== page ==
When it comes to the increasing scapegoating that says video games cause mass shootings, game-makers haven't had a whole lot to say in their chosen medium. Most video game companies and their representatives seem to be choosing to stay away from a debate in the court of public opinion, operating maybe on the principle that they may get outmaneuvered in the land of soundbites and pop punditry.
But Molleindustria isn't most game companies. And the man behind the indie agit-prop dev studio may have outmaneuvered the NRA and the gun lobby's political allies with a bite-sized game that shows how more guns don't necessarily make anyone safer.
The Best Amendment is a satirical game about how guns make you the good guy. It's also a game about how guns make the same you a bad guy, too. Simple controls—WASD to move and mouse-clicks to shoot—let you pursue the game's only goal, which is to collect stars. Things get tricky when you start having to dodge the bullets of other gun-toting characters, who are actually your ghosts tracing the paths you previously made.
Sure, you get bigger better weapons as you go but they're no match for the sheer number of past selves you'll face up against. As you play Best Amendment and inevitably die, the words of NRA CEO Wayne LaPierre flash onscreen. "The only thing that stops a bad guy with a gun is a good guy with a gun." But that assertion doesn't hold up in a game filled with guns.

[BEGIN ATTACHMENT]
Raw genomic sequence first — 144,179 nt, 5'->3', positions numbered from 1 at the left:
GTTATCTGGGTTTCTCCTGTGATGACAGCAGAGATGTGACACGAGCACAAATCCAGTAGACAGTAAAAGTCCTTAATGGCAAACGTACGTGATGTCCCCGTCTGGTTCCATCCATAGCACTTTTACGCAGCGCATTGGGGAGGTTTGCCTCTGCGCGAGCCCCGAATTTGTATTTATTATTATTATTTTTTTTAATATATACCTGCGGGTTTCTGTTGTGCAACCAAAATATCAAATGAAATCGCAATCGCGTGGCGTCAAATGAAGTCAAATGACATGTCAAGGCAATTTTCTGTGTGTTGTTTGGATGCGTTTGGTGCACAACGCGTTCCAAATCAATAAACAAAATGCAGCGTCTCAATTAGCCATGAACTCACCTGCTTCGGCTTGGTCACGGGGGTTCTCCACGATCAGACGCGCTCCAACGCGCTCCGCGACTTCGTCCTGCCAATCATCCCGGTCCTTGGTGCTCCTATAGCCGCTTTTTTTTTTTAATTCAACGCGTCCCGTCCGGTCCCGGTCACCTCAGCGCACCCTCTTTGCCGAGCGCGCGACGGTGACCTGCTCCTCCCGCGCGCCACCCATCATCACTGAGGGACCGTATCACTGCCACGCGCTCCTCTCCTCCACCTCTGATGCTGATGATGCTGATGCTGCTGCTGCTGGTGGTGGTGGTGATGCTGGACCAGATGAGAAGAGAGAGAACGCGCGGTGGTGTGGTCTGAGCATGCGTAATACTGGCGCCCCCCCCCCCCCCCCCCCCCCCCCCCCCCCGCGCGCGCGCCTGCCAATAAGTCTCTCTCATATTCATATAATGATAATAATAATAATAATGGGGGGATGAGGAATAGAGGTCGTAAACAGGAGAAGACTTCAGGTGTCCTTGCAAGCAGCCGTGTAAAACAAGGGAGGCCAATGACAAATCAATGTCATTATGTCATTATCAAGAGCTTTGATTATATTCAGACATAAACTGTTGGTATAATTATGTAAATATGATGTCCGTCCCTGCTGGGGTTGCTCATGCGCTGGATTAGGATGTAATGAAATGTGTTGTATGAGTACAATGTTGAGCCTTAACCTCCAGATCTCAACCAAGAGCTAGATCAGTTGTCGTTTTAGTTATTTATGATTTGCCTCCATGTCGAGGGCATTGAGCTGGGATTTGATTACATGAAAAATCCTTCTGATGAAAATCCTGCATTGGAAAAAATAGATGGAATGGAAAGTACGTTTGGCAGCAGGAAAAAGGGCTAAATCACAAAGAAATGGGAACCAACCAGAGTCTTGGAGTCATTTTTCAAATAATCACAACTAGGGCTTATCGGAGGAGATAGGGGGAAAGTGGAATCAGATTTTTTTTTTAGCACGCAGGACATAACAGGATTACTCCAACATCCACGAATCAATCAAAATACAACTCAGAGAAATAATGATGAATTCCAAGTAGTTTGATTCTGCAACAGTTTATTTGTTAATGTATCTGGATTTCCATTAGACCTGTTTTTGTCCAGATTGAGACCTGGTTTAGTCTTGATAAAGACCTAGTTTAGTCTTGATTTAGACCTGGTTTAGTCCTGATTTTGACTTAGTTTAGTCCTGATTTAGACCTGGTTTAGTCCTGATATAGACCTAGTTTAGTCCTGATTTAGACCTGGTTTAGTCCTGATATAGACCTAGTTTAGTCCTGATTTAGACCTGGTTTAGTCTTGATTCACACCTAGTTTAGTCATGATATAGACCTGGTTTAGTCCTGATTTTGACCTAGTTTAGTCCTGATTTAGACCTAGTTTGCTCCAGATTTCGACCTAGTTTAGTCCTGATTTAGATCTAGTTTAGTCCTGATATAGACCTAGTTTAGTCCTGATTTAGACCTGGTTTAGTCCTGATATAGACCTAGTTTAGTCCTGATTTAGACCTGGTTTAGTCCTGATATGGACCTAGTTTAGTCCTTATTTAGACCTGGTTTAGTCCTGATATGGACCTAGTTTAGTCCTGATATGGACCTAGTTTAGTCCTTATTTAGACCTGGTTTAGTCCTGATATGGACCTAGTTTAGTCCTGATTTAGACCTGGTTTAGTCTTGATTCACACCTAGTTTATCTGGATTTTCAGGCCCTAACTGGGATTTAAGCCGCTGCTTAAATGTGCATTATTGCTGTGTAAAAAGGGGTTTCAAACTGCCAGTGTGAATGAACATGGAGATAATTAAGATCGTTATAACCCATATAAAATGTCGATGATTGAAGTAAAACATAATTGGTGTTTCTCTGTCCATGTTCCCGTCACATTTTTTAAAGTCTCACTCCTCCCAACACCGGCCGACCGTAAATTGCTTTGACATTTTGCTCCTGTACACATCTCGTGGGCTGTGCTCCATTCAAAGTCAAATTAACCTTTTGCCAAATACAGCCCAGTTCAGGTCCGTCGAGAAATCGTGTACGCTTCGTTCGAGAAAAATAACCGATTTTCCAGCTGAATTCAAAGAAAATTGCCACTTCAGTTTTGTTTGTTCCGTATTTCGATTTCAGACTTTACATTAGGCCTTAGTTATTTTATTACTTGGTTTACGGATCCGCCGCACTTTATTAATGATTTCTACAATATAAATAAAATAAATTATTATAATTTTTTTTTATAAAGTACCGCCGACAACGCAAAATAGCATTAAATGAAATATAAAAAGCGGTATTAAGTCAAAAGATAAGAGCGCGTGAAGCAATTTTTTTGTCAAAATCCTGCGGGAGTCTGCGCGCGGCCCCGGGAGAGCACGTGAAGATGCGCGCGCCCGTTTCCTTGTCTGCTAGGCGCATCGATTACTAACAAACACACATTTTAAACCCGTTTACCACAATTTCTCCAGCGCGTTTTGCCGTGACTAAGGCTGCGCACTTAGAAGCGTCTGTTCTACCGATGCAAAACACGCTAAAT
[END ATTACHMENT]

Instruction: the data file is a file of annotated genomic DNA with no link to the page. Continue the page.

The implicit argument embedded in the game is that the only way to stop gun violence is to not pick up a gun at all and/or to stop access to guns. Now, Paolo Pedercini—the man behind Molleindustria—leans way to the left in terms of his personal and professional politics. He's made games about the futility of trying to control information in the era of Wikileaks, the soul-crushing nature of working for big corporations and the messy business of being a unmanned drone pilot. Any accusatory claim of bias on his part would likely be answered with "guilty as charged." All Molleindustria games try to force players to re-think what they take for granted about the politics that circumscribe their lives.
Still, the most important thing about Best Amendment is that it's a video game that rebuts some of the harshest criticisms being thrown at the medium right now. It's a playable put-down of the people who would shift blame for tragedies like the Newtown massacre onto entertainment companies and not weapons manufacturers. Whether you agree with the game's stance or not, it's still a damn good thing that it—as a piece art that doesn't shy away from political realities—exists at all.
The Best Amendment [Molleindustria]